21.6 GB/s front-side busOverall System Floating-Point Performance
Detachable and upgradeable 20GB hard drive
12x dual-layer DVD-ROM
Memory Unit support starting at 64MBI/O
Support for up to four wireless game controllers
Three USB 2.0 ports
Two memory unit slotsOptimized for Online
Instant, out-of-the-box access to Xbox Live features with broadband service, including Xbox Live Marketplace for downloadable content, gamer profile for digital identity and voice chat to talk to friends while playing games, watching movies or listening to music
Built-in Ethernet port
Wi-Fi ready: 802.11a, 802.11b, and 802.11g
Video camera readyDigital Media Support
Support for DVD-Video, DVD-ROM, DVD-R/RW, DVD+R/RW, CD-DA, CD-ROM, CD-R, CD-RW, WMA CD, MP3 CD, JPEG Photo CD
Ability to stream media from portable music devices, digital cameras and Windows XP-based PCs
Ability to rip music to the Xbox 360 hard drive
Custom playlists in every game
Built-in Media Center Extender for Windows XP Media Center Edition 2005
Interactive, full-screen 3-D visualizersHigh-Definition Game Support
All games supported at 16:9, 720p and 1080i, anti-aliasing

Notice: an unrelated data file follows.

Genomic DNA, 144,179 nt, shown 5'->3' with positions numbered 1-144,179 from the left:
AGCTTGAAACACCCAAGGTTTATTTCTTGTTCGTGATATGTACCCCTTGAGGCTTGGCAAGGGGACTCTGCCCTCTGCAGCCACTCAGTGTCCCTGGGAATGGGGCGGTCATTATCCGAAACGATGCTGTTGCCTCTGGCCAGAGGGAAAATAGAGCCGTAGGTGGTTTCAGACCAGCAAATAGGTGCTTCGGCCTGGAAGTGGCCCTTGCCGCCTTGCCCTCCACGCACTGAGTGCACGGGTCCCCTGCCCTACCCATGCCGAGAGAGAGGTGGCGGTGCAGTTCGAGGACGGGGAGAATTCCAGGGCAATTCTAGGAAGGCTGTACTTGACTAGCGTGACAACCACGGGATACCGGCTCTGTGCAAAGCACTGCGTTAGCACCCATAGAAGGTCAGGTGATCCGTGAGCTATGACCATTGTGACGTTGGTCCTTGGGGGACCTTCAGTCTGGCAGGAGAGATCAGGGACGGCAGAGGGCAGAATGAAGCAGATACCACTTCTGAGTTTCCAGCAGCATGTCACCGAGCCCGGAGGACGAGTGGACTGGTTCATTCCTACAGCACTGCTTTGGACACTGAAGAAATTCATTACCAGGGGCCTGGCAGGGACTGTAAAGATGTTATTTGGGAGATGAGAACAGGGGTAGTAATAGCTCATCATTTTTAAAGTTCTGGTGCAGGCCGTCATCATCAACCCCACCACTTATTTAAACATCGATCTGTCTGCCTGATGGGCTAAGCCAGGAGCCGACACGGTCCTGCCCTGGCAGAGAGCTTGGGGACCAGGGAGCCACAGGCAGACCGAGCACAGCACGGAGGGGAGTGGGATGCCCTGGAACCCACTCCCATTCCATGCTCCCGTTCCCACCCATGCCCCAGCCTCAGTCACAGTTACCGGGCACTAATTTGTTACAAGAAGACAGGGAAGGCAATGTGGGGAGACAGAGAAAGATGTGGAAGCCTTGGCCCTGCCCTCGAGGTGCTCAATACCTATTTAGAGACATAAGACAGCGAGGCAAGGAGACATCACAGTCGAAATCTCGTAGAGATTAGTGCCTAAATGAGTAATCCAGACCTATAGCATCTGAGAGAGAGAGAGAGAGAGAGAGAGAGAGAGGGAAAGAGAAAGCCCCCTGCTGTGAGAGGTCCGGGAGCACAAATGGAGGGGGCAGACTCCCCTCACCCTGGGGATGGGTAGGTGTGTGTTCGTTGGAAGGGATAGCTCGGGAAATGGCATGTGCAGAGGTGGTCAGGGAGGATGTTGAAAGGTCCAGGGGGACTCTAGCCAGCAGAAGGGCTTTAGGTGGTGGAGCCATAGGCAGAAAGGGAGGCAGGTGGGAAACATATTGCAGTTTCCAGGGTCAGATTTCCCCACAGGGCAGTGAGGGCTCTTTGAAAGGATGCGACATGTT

Standard-definition and high-definition video output supportedAudio
Multi-channel surround sound output
Supports 48KHz 16-bit audio
320 independent decompression channels
32-bit audio processing
More than 256 audio channelsSystem Orientation
Stands vertically or horizontallyCustomizable Face Plates
Interchangeable to personalize the console
The monolith look of PS3.
PlayStation 3 Specs
PowerPC-base Core @3.2GHz
1 VMX vector unit per core
512KB L2 cache
7 x SPE @3.2GHz
7 x 128b 128 SIMD GPRs
7 x 256KB SRAM for SPE
1 of 8 SPEs reserved for redundancy
Total floating point performance: 218 GFLOPSGPU
1.8 TFLOPS floating point performance
Full HD (up to 1080p) x 2 channels